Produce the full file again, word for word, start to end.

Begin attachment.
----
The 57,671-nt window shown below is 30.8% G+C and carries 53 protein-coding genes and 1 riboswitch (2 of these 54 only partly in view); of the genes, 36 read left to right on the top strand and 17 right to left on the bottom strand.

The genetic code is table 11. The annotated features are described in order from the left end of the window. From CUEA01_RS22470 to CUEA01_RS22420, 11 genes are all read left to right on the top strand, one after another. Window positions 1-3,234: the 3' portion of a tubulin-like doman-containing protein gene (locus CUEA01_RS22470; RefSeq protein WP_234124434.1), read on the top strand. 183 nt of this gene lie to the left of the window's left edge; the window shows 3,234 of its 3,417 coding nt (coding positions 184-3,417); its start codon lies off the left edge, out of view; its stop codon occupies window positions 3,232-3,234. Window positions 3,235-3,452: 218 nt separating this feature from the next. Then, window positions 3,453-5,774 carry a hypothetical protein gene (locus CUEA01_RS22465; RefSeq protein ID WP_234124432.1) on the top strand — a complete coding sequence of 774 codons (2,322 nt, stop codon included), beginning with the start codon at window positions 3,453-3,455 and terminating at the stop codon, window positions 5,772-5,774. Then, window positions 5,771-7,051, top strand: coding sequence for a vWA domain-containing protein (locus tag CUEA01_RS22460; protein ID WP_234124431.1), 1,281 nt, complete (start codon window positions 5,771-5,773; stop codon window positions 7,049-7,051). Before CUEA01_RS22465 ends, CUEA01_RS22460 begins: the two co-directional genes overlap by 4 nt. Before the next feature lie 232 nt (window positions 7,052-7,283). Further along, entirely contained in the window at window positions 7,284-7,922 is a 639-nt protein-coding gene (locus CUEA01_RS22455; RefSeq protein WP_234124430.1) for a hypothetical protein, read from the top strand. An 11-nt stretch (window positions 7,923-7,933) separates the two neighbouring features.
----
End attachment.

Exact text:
The 57,671-nt window shown below is 30.8% G+C and carries 53 protein-coding genes and 1 riboswitch (2 of these 54 only partly in view); of the genes, 36 read left to right on the top strand and 17 right to left on the bottom strand.

The genetic code is table 11. The annotated features are described in order from the left end of the window. From CUEA01_RS22470 to CUEA01_RS22420, 11 genes are all read left to right on the top strand, one after another. Window positions 1-3,234: the 3' portion of a tubulin-like doman-containing protein gene (locus CUEA01_RS22470; RefSeq protein WP_234124434.1), read on the top strand. 183 nt of this gene lie to the left of the window's left edge; the window shows 3,234 of its 3,417 coding nt (coding positions 184-3,417); its start codon lies off the left edge, out of view; its stop codon occupies window positions 3,232-3,234. Window positions 3,235-3,452: 218 nt separating this feature from the next. Then, window positions 3,453-5,774 carry a hypothetical protein gene (locus CUEA01_RS22465; RefSeq protein ID WP_234124432.1) on the top strand — a complete coding sequence of 774 codons (2,322 nt, stop codon included), beginning with the start codon at window positions 3,453-3,455 and terminating at the stop codon, window positions 5,772-5,774. Then, window positions 5,771-7,051, top strand: coding sequence for a vWA domain-containing protein (locus tag CUEA01_RS22460; protein ID WP_234124431.1), 1,281 nt, complete (start codon window positions 5,771-5,773; stop codon window positions 7,049-7,051). Before CUEA01_RS22465 ends, CUEA01_RS22460 begins: the two co-directional genes overlap by 4 nt. Before the next feature lie 232 nt (window positions 7,052-7,283). Further along, entirely contained in the window at window positions 7,284-7,922 is a 639-nt protein-coding gene (locus CUEA01_RS22455; RefSeq protein WP_234124430.1) for a hypothetical protein, read from the top strand. An 11-nt stretch (window positions 7,923-7,933) separates the two neighbouring features.